Bears hoping Trestman can spark offense, get most out of Cutler as they eye return to playoffs

The Chicago Bears weren't afraid to think outside the box when they hired coach Marc Trestman.

They stretched boundaries. They hopped the border.

They lured him back to the NFL from Canada with the hope that he could connect with quarterback Jay Cutler and inject some life into a stagnant offense while leading the Bears to the playoffs after they missed out for the fifth time in six seasons despite 10 wins.

It's no small task, particularly for someone with no head coaching experience in the league. Then again, he had success in the CFL the past five years, leading the Montreal Alouettes to back-to-back championships, and he has a history of success with quarterbacks.

A defense that consistently ranked among the best the past few years will largely remain untouched under new coordinator Mel Tucker. But on the other side, it's a different story.

The Bears are running the West Coast offense, and so far, new tight end Martellus Bennett likes what he sees from his coach.

"I think the best thing about him is he's feeling it out himself and looking for changes that he can make that makes him a better coach," Bennett said. "He's always trying to do the things he can do to become better."

One thing that impresses him is Trestman seeks input.

"He asks us all the time, 'What would you think about this?' Just like we ask him if we're doing a good job, he asks us if he's doing a good job," Bennett said.

Time will be the ultimate indicator. With that in mind, here are five things to know about the Bears:

NEW LEADER, BETTER QB? The Bears are hoping for something along those lines. The Bears couldn't get the most out of Cutler under former coach Lovie Smith and past offensive coordinators Ron Turner, Mike Martz and Mike Tice. Some of that had to do with the play-calling. A porous offensive line played a big role, too, and the lack of a go-to receiver before the Bears acquired Brandon Marshall last season didn't help, either. Cutler's demeanor and decision-making were contributing factors. Now, he has an expiring contract and something to prove. To many, he's out of excuses. The Bears rebuilt their offensive line, added a versatile tight end in Bennett and brought in a coach who's had success working with Rich Gannon, Bernie Kosar and Steve Young.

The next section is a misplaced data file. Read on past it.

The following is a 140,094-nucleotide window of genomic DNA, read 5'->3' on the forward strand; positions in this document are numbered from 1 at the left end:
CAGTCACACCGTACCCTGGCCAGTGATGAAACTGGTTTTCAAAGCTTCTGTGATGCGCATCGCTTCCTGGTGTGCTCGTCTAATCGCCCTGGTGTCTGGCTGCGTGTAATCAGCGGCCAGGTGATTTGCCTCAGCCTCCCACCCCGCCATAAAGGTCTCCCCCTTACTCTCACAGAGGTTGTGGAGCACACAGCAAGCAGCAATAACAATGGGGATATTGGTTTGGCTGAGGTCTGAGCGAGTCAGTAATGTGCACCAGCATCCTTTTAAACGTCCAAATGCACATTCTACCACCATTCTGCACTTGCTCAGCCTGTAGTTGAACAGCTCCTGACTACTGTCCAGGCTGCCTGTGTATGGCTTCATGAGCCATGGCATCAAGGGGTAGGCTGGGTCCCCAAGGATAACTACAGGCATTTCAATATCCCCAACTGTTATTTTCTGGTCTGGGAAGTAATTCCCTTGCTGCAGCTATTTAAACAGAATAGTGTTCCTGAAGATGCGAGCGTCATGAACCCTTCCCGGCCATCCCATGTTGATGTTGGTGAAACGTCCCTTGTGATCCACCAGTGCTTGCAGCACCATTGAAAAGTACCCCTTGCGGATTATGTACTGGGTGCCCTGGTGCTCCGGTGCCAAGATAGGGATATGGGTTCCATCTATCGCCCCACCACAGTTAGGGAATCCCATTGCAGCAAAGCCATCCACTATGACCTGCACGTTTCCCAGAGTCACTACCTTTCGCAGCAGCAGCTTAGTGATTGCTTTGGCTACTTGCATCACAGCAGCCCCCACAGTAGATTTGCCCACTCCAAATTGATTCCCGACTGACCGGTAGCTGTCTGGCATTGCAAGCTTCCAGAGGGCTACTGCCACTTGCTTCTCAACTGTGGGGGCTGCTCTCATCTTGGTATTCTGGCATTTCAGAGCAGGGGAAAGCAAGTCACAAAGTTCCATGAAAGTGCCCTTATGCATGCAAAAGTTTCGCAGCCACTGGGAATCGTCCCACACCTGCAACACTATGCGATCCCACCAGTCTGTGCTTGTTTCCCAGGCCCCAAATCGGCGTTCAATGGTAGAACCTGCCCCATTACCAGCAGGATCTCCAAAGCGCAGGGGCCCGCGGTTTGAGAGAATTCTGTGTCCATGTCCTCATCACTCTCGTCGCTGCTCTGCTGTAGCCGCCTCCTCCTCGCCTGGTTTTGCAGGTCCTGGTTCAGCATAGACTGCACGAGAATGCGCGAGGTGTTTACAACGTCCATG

THE DEPARTED: The Bears parted ways with linebacker Brian Urlacher, for years the face of the franchise. Now, it's Lance Briggs leading the linebackers from the weak side, with the middle spot up in the air. Veteran D.J. Williams suffered a calf injury at the beginning of training camp. That created an opening for second-round draft pick Jonathan Bostic, and he opened some eyes in the preseason.

"I think he is getting better," Trestman said. "He is fitting in and if he happens to be the guy who is that guy on Game 1 or Game 2 or whatever it is I think he can grow into the position and be a more than sufficient middle linebacker in this league."

The Bears also have a new strong side linebacker, with James Anderson replacing the departed Nick Roach.

LINE 'EM UP: The Bears made big changes to their offensive line, hoping to upgrade a unit that ranked among the worst the past few years. They filled a huge hole at left tackle, signing Jermon Bushrod to a deal that guarantees $17.7 million and could be worth about $36 million. With newcomer Matt Slauson at guard, the left side appears to be solid. The right side could be another issue with a pair of rookies possibly starting, with first-round pick Kyle Long at guard and fifth-rounder Jordan Mills at tackle. They did show promise in the preseason, though. Even if it's still a question mark, the blocking can only be better than it was the past few years, right?

SPREAD THE WEALTH: Marshall had a record year last season, setting Bears marks with 118 catches and 1,508 yards, so what was the problem? This was. Matt Forte was second on the Bears with 44 receptions, and Earl Bennett was second among receivers with 29. Cutler's tunnel vision for Marshall was understandable in some ways, but he needs to get other receivers involved, which was why it was alarming to some to see all five of the quarterback's passes in the second preseason game go to Marshall. There was more balance the following week at Oakland in the starters' final dress rehearsal for the season opener, with Cutler spreading the ball around and Alshon Jeffery catching seven passes for 77 yards.

SPECIAL ON RETURNS AGAIN?: That's the question for Devin Hester. Can he be that havoc-wreaking force on returns now that the receiver experiment is a thing of the past? The league's all-time record-holder with 17 kick return touchdowns, he did not run back a kickoff or punt last season. He emerged from a drought in the past, returning a combined six punts and kickoffs for TDs over the 2010 and 2011 seasons after going two seasons without one.

"When you eliminate 50 or 60 snaps on offense my legs are a lot fresher, I can feel it coming out of camp," Hester said.



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